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Below are the best secured and unsecured credit cards for bad credit. Remember, only you can build a good credit history. Make your payments on time each month, and keep your balance low relative to the credit limit, for positive marks on your credit report each month.

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7 Factors That Cause a Bad Credit Rating

Mike Randall
Finance Expert
7 Factors That Cause a Bad Credit Rating
CardRates.com Guide: Bad Credit

Trying to figure out why your credit rating isn’t as good as it could be? It may be caused by something you’re aware of, but it could also appear like a mystery. The factors that cause a bad credit rating are complex, but they’re not all that mysterious.

Here are seven factors that can cause a bad credit rating and what to do about them:

Payment history

The single biggest factor that causes a bad credit rating is our past payment history. In fact, 35 percent of our credit score is based on our history of making payments on time. And it’s not just credit card payments that go into our credit report – it also factors in late payments for car loans, mortgage payments and even some utility bills.

Court judgments of financial liability

A judgment of financial liability by the courts shows a lack of responsibility toward paying your debts. This can definitely impact your credit rating in a negative way. It’s possible for you to get a judgment against you without you ever appearing in court, so make sure this isn’t on your record.

Account charged off or sent to collection

If you’ve ever had a loan or credit card debt charged off by the creditor or had it sent to collection, this can stay on your credit report for up to seven years. However, be careful when dealing with this type of debt, as making a payment on it now could possibly restart the clock and keep it on your record even longer.

Increased utilization ratio

If your credit rating took a hit and you have no idea why, it may have to do with your credit utilization ratio. Each of your cards has a credit limit, and the amount you owe is a percentage of that limit. If your total debt exceeds around 35 percent of your total available credit, it can have a negative impact on your score. To fix this, either lower your debt or increase your available credit limit.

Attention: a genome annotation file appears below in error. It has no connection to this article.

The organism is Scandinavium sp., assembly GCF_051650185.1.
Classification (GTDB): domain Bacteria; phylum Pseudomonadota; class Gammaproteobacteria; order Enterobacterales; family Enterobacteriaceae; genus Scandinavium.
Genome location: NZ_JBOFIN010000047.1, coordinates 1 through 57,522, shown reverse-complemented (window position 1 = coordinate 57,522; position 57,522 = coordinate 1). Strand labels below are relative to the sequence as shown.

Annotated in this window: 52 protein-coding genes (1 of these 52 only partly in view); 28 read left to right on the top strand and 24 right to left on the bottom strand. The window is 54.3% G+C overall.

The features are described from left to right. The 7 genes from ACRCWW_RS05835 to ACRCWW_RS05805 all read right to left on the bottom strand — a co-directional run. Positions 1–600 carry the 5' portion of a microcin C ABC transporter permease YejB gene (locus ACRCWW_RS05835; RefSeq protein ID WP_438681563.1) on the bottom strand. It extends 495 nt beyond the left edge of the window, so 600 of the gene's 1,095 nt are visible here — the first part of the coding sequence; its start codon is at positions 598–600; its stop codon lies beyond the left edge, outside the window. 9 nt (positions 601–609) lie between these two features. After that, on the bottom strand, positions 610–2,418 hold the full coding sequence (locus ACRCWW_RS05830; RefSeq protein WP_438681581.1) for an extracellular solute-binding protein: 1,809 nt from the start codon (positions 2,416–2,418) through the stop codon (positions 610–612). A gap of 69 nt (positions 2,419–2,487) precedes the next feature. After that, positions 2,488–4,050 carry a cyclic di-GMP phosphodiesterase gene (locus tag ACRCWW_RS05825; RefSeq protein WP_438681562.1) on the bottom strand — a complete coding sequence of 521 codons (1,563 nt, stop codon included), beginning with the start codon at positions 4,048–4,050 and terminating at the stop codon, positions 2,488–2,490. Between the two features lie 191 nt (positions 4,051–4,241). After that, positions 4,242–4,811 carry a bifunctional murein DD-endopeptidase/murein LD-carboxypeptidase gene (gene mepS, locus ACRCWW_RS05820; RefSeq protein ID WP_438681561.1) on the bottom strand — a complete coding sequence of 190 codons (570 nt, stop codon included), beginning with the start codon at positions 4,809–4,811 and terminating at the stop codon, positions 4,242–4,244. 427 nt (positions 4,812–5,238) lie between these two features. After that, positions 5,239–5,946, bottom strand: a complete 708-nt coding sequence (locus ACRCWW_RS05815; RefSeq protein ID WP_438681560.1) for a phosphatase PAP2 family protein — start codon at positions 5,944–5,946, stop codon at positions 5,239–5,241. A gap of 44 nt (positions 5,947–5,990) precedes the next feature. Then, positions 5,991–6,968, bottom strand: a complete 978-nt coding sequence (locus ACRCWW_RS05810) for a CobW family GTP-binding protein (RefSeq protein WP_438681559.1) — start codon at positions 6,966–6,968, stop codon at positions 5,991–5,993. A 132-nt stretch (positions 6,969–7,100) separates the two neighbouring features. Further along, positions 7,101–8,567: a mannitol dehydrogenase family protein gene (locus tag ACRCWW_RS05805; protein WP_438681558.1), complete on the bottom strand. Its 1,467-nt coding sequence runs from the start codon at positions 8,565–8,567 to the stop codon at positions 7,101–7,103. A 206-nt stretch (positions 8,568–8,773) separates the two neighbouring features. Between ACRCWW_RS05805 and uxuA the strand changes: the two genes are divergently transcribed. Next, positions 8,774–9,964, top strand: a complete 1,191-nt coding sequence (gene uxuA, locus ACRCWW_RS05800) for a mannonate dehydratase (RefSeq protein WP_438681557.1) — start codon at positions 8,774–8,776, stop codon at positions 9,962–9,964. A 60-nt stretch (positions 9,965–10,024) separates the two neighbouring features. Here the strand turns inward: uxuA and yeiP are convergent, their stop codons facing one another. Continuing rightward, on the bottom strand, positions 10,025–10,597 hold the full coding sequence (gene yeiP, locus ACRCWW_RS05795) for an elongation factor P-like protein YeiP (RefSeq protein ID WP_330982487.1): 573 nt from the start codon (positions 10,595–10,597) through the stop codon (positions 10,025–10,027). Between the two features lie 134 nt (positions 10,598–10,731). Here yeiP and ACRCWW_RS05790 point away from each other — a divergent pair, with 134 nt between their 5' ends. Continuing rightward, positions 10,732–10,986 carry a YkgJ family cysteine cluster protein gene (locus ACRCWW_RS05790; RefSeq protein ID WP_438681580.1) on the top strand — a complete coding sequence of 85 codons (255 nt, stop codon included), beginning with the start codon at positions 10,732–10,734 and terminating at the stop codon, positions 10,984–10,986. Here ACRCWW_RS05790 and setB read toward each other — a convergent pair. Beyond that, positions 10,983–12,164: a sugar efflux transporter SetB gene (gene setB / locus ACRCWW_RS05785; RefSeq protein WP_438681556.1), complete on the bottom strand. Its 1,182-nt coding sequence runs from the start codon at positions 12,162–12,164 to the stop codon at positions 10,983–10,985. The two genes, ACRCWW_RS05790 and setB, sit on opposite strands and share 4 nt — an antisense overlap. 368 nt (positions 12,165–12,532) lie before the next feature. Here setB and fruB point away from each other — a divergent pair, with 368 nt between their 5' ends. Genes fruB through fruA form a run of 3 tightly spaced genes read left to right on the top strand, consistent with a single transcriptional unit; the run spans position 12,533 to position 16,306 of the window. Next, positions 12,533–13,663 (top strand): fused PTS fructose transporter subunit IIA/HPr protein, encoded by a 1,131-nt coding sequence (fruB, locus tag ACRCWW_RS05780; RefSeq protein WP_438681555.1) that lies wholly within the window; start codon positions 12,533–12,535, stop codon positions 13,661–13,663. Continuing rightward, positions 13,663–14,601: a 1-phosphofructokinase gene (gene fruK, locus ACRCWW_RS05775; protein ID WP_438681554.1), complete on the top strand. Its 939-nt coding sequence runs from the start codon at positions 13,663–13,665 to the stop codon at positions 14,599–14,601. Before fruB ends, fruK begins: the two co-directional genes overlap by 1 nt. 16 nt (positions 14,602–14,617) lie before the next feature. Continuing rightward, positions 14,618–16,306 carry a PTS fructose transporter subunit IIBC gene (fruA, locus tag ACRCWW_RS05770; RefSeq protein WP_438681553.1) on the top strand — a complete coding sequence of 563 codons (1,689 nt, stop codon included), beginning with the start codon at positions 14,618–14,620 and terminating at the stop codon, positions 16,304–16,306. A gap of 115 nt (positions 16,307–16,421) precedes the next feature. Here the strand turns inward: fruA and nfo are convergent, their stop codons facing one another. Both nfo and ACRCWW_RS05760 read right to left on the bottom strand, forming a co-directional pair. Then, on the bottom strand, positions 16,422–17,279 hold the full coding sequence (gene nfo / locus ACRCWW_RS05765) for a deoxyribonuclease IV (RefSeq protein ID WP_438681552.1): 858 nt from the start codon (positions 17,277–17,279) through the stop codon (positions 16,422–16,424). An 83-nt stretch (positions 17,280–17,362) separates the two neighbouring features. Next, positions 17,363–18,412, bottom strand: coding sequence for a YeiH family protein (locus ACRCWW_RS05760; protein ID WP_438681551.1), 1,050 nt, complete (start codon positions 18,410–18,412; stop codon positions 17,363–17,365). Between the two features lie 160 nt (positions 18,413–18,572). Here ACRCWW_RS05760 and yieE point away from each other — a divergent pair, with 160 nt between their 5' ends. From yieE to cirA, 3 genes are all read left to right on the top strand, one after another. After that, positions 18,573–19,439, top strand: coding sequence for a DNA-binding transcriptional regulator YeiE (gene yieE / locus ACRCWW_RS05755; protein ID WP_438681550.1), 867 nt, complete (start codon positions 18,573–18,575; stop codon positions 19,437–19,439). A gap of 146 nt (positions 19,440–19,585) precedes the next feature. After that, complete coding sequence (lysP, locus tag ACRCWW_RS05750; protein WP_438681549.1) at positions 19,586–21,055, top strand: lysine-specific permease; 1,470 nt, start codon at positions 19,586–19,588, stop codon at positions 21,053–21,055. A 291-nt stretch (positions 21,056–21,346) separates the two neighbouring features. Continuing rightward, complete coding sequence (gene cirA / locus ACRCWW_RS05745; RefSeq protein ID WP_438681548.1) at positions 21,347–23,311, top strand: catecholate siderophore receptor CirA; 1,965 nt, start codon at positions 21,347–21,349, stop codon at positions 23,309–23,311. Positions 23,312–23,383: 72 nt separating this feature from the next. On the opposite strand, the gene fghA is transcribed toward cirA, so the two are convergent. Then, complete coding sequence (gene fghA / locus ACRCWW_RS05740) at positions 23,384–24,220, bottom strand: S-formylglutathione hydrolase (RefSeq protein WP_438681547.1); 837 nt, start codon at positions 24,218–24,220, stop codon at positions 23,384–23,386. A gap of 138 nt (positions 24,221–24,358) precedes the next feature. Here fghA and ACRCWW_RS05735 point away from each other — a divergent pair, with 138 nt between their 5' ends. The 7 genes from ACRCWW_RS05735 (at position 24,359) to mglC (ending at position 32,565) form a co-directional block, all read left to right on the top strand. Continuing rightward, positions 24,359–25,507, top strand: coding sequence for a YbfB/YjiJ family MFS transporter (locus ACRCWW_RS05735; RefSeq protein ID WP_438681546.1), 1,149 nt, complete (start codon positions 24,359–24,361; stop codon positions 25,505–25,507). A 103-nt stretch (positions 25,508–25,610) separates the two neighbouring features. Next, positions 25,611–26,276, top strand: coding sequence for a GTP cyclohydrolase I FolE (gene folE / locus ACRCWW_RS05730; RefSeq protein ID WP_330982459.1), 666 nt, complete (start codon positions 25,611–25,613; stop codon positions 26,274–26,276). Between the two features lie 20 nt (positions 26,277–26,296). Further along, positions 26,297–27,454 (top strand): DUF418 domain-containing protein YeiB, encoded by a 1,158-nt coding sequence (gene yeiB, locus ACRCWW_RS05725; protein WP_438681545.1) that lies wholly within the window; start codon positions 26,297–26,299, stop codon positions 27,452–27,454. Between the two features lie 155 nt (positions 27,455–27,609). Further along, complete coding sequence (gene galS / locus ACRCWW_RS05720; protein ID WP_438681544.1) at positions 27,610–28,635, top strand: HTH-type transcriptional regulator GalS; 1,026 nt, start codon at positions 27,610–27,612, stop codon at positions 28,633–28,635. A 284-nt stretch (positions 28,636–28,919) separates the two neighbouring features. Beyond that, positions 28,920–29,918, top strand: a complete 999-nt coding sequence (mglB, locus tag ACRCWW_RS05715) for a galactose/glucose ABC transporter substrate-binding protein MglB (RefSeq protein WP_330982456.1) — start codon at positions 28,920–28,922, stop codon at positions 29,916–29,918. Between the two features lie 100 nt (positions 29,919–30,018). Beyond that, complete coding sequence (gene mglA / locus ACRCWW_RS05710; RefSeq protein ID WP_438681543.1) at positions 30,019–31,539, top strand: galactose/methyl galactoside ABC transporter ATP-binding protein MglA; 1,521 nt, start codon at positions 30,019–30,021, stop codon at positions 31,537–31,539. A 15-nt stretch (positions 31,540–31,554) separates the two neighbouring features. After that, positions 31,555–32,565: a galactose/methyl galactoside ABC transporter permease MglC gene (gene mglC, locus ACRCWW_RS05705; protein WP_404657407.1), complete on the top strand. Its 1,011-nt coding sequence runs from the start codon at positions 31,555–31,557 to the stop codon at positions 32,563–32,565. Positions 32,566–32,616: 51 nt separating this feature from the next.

Closing cards that have a balance

If you have too much debt, it might make sense to close a credit card and then pay off the balance. Avoid this line of reasoning. In fact, closing a credit card that has a balance will make it seem like you have exceeded your credit limit. It also has the effect of lowering your total available credit. Instead, pay off the balance and put the card in a drawer.

Applying for too much new credit

Believe it or not, applying for a bunch of new credit – cards, loans, etc. – can harm your credit rating. It’s sometimes seen as a red flag that you’re desperate for cash and need more credit to pay your bills. If you need to apply for a loan or a credit card, do so incrementally and wait at least 30 days between applications.

Errors on your credit report

Sometimes the reason for a bad credit rating isn’t even your fault. The credit events that get reported to the rating agencies and make it on to your credit report can sometimes be in error. Or maybe the reporting agency mistakenly thinks you’re someone else because you share their same name or a similar address. It could also be due to fraud or identity theft. Check your credit report frequently and dispute any errors.

Fixing a bad credit rating is much easier when you know what’s causing the problem. Take time to understand how it works and you’ll have a much better chance of getting it resolved. Remember to be patient when working to fix a bad credit rating. It probably won’t happen overnight.

Photo source: torycapital.com

Editorial Note: Opinions expressed here are author's alone, not those of any bank, credit card issuer, airlines or hotel chain, and have not been reviewed, approved or otherwise endorsed by any of these entities.

Mike Randall

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